We argue that these two explanations for parallel imports ignore the main reason for their existence. Such trade arises endogenously in response to attempts by IPR holders to establish vertical price control by setting varying wholesale prices in unsegmented markets. The bulk of parallel trade exists by virtue of procuring goods at the wholesale distributor level. We study the incentives for parallel imports by comparing a regime of national exhaustion (segmented markets) with one of international exhaustion (integrated markets), considering price discrimination as a special case. The welfare effects of restricting parallel trade are ambiguous but informative for the debate about whether such a policy makes sense at the global, national, or regional level. Our results show that there is a significant link between declining trade costs and the gains from parallel imports, with such trade becoming more likely to improve welfare as trade barriers are reduced. Thus, Page 191 permitting parallel imports may be most advantageous among countries in a regional trade agreement with declining trade costs, such as the Association of Southeast Asian Nations or Asia-Pacific Economic Cooperation.
In the next section, we present arguments in the policy debate over parallel imports and review some empirical evidence on its existence. In the third section, we describe the main results of a simple model of price setting within a vertical international distribution framework. This model establishes key welfare tradeoffs among three features of parallel imports: pro-competitive trade between oligopolistic markets, resource cost of cross-hauling goods, and inefficient vertical pricing. The model establishes some distinguishing empirical predictions, which we examine econometrically in the fourth section. Those results confirm indirectly that our model is descriptive of actual behavior on international pricing. We conclude in the final section.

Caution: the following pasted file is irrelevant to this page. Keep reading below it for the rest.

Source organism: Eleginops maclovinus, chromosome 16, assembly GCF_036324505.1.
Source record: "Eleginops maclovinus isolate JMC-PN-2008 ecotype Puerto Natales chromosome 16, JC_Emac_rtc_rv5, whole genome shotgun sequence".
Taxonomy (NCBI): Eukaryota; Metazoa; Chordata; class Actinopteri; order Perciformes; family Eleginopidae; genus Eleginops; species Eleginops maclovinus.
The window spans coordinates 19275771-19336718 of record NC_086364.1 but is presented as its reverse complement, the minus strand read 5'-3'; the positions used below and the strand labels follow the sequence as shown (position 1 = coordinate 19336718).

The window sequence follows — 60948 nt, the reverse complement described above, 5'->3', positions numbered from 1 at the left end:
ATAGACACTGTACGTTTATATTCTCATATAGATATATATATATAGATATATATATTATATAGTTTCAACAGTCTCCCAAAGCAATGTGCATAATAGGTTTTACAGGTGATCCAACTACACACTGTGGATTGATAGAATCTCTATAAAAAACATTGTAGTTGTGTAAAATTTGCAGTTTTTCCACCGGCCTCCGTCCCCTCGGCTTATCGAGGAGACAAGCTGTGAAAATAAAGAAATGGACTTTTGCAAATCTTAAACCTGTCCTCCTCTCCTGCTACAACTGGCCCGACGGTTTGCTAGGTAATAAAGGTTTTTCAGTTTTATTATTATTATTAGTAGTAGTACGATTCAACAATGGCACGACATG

There is active debate over the question of whether to establish a global ban on parallel imports or to maintain national policy discretion. Three arguments are made in favor of permitting parallel trade. One claim is that restrictions on such trade essentially act as nontariff barriers (NTBs) to goods that have escaped the control of IPR owners. Because these barriers partition markets, they both violate WTO proscriptions against NTBs and forgo consumer gains from market integration. As trade economists might put it, if international price differences exist because of manufacturers' attempts to set market-specific prices, the situation would be no different from price differences coming from other demand or supply characteristics.
A second argument is that parallel imports help prevent abusive price discrimination and collusive behavior based on private territorial restraints. In this sense, a policy of international exhaustion complements competition policy and limits the scope of IPRs (Abbott 1998). The claim that buttressing territorial restraints with restrictions against parallel imports could generate collusion is consistent with past evidence in the United States (Hilke 1988; Tarr 1985). A final objection is that government enforcement of territorial rights invites rent-seeking behavior.